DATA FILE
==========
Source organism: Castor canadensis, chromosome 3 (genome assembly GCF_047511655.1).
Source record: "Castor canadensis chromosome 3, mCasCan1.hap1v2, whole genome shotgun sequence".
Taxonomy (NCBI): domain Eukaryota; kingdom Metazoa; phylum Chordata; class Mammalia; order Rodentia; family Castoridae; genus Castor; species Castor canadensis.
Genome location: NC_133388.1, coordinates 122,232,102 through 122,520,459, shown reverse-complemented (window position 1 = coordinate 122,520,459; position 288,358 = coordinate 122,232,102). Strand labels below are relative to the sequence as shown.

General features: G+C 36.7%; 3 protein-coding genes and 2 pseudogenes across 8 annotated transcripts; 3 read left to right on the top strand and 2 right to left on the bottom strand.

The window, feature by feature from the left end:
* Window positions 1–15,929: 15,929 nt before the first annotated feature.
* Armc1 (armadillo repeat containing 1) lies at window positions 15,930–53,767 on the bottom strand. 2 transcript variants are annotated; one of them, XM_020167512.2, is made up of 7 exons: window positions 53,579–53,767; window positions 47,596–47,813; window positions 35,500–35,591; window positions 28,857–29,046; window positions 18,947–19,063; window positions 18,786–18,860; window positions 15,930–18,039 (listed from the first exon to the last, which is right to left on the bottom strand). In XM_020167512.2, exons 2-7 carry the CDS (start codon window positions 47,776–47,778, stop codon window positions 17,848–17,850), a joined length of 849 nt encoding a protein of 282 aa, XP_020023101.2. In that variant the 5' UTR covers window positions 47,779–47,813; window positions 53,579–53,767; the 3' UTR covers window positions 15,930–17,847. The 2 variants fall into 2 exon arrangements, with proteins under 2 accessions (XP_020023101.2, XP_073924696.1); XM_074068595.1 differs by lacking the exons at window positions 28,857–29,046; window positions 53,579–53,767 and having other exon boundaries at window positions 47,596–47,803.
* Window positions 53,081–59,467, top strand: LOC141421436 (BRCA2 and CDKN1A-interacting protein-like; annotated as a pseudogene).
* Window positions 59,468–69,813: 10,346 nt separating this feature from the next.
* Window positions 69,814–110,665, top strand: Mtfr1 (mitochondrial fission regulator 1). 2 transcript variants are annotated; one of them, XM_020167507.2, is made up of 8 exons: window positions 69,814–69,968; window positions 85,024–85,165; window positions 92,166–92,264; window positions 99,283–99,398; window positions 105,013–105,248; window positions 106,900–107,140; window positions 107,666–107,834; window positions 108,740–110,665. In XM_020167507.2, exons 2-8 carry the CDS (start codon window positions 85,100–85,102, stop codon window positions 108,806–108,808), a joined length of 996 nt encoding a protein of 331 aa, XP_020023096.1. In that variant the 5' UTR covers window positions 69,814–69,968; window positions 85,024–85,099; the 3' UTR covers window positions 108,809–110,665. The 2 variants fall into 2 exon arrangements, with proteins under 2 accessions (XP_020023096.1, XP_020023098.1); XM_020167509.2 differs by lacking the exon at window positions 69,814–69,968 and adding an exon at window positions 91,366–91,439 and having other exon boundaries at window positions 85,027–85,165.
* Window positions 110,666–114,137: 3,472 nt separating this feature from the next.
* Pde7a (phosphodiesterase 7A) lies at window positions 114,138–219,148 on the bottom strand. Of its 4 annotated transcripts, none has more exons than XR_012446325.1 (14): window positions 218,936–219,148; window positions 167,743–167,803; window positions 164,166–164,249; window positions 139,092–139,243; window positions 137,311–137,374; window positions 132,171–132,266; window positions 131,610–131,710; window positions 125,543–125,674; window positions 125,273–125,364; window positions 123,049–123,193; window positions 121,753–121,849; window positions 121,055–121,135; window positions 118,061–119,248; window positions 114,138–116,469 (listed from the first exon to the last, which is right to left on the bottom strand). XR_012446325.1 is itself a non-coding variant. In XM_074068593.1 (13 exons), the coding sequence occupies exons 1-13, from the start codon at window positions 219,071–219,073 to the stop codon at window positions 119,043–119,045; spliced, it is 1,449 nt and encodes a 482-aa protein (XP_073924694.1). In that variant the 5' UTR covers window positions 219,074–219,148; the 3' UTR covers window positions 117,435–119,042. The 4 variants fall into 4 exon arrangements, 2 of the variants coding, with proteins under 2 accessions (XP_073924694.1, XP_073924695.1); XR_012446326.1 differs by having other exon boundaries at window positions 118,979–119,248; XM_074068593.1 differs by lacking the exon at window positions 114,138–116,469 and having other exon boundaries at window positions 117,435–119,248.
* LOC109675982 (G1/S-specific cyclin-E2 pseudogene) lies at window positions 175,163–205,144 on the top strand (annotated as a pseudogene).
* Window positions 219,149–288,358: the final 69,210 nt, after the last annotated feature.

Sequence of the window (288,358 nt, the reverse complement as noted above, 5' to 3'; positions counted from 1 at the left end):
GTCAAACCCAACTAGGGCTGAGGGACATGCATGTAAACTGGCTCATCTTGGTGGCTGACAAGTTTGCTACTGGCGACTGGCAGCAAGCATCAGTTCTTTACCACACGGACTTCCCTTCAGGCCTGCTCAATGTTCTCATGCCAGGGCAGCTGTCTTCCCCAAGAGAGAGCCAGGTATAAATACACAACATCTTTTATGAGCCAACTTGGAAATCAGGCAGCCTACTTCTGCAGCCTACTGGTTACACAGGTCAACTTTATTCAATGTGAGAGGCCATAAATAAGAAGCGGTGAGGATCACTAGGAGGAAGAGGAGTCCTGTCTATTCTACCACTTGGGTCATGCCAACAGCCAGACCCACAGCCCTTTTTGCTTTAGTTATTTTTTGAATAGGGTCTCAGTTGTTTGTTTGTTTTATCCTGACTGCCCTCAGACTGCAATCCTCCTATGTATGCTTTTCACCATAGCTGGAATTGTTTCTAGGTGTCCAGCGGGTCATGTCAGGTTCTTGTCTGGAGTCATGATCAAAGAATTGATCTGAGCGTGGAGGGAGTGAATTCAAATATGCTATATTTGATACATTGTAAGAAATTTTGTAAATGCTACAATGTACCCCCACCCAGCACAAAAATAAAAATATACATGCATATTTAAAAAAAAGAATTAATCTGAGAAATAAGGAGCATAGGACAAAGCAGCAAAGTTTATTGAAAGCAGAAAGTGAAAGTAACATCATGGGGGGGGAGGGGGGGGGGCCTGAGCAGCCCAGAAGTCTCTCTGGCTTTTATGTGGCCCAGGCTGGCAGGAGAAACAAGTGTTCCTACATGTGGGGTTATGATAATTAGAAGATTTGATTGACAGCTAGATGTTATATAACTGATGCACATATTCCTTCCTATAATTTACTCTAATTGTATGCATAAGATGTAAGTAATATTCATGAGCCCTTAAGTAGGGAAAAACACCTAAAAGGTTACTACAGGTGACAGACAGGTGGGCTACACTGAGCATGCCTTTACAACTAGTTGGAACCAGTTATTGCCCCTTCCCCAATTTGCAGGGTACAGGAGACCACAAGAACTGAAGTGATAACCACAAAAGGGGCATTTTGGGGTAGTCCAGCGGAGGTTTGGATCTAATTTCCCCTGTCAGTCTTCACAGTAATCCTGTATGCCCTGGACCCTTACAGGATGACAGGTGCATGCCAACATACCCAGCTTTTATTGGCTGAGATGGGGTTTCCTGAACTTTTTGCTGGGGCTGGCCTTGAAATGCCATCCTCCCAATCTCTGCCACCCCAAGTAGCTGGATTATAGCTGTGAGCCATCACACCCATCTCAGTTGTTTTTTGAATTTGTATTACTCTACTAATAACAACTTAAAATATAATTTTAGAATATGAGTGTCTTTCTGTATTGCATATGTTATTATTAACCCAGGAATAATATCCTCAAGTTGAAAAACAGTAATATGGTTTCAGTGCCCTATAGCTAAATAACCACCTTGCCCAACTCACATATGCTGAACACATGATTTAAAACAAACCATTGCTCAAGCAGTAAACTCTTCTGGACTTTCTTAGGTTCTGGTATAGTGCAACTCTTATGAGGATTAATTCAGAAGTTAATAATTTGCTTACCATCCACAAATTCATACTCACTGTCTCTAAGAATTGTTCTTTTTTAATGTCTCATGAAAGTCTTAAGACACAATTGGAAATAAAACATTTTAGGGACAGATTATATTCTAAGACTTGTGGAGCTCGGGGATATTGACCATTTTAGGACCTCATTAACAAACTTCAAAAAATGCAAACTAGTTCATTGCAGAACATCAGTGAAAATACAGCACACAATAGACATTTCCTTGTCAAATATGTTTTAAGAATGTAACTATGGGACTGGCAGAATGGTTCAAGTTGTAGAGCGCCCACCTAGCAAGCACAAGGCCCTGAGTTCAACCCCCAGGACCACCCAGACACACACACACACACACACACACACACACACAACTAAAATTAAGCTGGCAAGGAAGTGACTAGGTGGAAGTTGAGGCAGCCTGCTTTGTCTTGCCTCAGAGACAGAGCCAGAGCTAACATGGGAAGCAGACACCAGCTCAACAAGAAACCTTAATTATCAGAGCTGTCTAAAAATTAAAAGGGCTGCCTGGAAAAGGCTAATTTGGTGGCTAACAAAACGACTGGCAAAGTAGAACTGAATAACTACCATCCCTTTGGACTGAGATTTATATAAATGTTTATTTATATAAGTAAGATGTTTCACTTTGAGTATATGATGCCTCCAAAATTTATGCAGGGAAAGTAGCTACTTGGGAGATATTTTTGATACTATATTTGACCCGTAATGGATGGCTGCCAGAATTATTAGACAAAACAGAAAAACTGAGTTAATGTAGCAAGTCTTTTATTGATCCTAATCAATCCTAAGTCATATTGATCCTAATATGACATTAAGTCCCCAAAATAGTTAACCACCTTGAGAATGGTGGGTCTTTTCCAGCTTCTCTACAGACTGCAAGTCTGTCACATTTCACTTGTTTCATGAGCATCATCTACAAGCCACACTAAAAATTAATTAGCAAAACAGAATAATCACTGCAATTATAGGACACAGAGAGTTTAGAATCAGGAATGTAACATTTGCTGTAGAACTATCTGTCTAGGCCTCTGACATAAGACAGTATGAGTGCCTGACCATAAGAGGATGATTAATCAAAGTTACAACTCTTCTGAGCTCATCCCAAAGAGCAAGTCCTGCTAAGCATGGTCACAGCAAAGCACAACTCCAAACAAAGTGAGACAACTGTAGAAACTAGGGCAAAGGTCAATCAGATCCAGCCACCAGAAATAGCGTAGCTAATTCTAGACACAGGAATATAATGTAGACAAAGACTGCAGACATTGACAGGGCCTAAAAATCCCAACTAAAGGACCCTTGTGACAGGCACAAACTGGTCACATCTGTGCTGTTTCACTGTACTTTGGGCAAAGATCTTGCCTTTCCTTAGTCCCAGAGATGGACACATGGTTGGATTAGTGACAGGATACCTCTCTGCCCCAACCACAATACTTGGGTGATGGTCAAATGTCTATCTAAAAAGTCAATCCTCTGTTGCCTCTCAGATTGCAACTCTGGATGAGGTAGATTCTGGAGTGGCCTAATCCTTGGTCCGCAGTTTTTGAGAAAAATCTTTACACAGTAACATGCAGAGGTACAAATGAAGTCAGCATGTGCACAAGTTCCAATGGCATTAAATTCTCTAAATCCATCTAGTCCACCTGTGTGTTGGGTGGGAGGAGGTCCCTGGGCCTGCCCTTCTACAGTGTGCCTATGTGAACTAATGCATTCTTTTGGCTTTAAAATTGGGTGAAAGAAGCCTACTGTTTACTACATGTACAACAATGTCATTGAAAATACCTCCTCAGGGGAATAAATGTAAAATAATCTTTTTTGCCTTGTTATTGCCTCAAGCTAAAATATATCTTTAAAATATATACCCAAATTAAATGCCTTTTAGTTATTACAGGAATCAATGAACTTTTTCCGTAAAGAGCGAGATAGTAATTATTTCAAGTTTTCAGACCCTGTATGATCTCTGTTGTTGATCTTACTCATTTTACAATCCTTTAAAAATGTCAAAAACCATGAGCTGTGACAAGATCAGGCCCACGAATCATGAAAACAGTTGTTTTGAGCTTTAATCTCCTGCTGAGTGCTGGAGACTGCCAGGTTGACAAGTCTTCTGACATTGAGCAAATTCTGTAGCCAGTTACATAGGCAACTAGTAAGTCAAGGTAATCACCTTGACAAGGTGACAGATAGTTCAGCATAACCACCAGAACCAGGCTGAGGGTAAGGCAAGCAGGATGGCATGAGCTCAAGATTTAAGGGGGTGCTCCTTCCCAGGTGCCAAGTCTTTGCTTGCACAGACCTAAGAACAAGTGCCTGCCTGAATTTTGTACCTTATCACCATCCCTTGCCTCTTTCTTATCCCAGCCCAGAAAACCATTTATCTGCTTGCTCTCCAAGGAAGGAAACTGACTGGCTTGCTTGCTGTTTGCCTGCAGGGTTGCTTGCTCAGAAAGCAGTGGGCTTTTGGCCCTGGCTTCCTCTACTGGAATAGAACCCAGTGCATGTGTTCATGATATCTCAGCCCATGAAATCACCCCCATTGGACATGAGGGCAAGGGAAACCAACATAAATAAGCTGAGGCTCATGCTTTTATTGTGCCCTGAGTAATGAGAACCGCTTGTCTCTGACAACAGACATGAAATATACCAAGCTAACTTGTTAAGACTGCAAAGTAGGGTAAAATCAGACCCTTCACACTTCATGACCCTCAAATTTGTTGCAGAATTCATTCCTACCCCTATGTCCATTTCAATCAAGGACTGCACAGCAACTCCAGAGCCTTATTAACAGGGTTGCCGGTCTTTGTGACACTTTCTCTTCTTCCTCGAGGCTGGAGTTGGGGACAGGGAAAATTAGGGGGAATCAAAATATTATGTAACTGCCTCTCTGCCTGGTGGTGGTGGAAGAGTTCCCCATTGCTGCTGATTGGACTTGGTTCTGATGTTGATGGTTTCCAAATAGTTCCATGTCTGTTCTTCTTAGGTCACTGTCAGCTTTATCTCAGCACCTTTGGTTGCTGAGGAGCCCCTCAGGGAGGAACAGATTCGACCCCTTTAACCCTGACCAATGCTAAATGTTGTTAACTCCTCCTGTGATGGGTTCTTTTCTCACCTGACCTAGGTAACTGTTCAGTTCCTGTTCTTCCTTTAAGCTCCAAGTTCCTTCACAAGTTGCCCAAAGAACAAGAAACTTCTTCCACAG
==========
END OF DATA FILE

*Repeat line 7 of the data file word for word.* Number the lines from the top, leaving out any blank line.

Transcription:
* Window positions 1–15,929: 15,929 nt before the first annotated feature.